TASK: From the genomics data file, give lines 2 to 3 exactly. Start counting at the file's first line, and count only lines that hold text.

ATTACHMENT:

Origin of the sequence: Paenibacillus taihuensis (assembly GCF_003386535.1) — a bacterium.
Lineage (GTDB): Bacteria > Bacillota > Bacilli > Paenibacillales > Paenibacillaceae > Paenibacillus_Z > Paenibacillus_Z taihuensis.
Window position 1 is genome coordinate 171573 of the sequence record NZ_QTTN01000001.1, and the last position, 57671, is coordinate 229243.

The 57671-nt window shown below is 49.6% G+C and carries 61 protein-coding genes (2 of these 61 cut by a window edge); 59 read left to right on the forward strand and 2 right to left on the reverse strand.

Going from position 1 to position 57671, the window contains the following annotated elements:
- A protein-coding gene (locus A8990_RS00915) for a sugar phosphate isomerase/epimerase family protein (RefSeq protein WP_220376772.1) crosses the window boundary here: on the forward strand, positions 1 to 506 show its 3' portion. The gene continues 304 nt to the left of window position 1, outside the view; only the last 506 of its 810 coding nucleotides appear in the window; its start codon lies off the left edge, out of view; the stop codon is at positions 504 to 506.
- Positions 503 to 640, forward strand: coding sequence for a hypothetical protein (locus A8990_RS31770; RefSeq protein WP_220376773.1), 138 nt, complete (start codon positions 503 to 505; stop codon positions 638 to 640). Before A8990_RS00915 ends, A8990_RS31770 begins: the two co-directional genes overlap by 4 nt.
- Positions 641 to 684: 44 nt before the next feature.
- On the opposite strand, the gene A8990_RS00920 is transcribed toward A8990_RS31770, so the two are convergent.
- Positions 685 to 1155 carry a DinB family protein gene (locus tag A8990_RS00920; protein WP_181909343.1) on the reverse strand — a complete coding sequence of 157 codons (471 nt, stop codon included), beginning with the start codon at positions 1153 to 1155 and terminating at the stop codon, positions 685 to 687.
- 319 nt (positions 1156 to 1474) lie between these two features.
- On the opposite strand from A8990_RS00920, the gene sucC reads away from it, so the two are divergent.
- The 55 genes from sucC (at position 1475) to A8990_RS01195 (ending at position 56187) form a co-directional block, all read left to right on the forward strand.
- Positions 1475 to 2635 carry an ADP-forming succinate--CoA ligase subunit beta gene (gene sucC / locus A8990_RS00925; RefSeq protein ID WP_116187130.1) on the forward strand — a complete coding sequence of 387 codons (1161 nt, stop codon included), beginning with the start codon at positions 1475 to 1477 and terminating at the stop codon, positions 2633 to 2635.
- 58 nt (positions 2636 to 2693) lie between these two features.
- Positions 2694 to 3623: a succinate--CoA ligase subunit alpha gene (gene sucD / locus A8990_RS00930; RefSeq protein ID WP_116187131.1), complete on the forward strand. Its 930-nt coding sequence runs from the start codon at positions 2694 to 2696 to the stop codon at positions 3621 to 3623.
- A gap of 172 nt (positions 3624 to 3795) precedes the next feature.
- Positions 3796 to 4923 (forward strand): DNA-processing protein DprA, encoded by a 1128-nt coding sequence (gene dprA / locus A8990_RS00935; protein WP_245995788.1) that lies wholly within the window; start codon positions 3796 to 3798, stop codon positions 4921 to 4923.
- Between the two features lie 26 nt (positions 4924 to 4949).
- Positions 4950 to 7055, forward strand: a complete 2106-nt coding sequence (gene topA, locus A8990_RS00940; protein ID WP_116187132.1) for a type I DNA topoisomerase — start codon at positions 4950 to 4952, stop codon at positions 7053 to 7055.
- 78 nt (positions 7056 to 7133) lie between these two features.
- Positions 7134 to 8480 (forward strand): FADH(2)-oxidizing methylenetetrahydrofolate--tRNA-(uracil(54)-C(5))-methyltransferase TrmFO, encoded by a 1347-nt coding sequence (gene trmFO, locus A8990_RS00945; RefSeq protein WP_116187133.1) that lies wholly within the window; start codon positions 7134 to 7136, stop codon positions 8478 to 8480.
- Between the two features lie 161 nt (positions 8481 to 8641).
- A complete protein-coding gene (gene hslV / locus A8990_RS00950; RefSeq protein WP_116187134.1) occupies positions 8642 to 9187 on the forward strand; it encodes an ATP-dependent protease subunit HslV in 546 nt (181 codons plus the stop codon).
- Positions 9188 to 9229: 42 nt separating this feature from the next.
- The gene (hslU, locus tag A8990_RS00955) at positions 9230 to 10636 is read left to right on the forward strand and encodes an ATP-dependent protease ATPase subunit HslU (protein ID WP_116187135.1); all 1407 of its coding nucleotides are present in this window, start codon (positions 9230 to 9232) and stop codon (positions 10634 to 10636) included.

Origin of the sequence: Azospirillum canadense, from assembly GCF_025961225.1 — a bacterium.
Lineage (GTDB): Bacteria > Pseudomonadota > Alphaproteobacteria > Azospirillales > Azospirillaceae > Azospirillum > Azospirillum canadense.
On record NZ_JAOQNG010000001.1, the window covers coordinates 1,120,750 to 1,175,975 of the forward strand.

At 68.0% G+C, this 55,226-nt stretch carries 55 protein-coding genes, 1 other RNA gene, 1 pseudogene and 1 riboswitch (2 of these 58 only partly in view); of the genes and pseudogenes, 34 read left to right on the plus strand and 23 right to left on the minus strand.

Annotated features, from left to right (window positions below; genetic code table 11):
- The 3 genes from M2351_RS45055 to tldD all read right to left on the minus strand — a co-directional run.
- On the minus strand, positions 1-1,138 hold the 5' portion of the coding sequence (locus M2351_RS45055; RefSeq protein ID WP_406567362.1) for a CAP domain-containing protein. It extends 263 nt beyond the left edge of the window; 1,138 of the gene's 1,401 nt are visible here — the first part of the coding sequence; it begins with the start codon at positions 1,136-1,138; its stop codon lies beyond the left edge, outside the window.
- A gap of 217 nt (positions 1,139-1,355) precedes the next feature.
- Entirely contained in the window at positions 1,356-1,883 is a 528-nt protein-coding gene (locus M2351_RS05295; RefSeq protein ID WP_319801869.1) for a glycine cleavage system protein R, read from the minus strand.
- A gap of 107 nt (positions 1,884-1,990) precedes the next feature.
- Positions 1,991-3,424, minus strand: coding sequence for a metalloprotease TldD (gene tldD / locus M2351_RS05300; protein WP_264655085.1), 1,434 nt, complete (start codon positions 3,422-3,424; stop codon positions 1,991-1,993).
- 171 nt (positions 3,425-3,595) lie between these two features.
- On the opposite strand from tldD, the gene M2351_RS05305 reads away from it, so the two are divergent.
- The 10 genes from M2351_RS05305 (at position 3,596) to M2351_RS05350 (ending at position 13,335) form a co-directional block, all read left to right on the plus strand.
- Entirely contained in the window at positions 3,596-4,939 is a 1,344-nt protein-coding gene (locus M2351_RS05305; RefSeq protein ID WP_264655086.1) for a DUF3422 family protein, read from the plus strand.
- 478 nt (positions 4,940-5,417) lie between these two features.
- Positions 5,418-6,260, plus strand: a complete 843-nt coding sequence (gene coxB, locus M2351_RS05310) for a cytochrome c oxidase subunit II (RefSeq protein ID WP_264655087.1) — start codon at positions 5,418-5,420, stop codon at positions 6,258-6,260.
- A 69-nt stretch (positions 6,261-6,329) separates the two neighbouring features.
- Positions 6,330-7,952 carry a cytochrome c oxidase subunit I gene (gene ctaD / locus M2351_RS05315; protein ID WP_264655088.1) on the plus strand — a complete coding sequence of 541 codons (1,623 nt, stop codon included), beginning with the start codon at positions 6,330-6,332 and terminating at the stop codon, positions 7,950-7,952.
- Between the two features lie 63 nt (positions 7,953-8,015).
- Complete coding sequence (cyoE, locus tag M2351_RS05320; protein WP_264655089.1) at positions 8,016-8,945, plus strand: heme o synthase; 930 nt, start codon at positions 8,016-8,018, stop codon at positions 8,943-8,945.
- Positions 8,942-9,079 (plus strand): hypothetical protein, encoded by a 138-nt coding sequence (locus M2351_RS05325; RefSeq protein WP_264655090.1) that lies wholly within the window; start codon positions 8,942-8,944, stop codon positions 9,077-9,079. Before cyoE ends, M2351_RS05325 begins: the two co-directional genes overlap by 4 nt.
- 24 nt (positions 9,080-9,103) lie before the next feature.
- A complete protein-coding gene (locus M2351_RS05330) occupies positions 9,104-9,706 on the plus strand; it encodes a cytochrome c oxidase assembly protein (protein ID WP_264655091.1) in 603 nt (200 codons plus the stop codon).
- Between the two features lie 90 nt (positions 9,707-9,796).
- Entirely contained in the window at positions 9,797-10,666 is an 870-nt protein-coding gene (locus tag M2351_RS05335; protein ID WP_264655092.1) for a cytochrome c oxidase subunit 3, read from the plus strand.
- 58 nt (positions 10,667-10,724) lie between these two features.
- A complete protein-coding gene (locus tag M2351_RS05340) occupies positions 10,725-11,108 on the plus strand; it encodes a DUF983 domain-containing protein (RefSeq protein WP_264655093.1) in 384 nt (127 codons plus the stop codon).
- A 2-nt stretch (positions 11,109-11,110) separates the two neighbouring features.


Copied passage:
Lineage (GTDB): Bacteria > Bacillota > Bacilli > Paenibacillales > Paenibacillaceae > Paenibacillus_Z > Paenibacillus_Z taihuensis.
Window position 1 is genome coordinate 171573 of the sequence record NZ_QTTN01000001.1, and the last position, 57671, is coordinate 229243.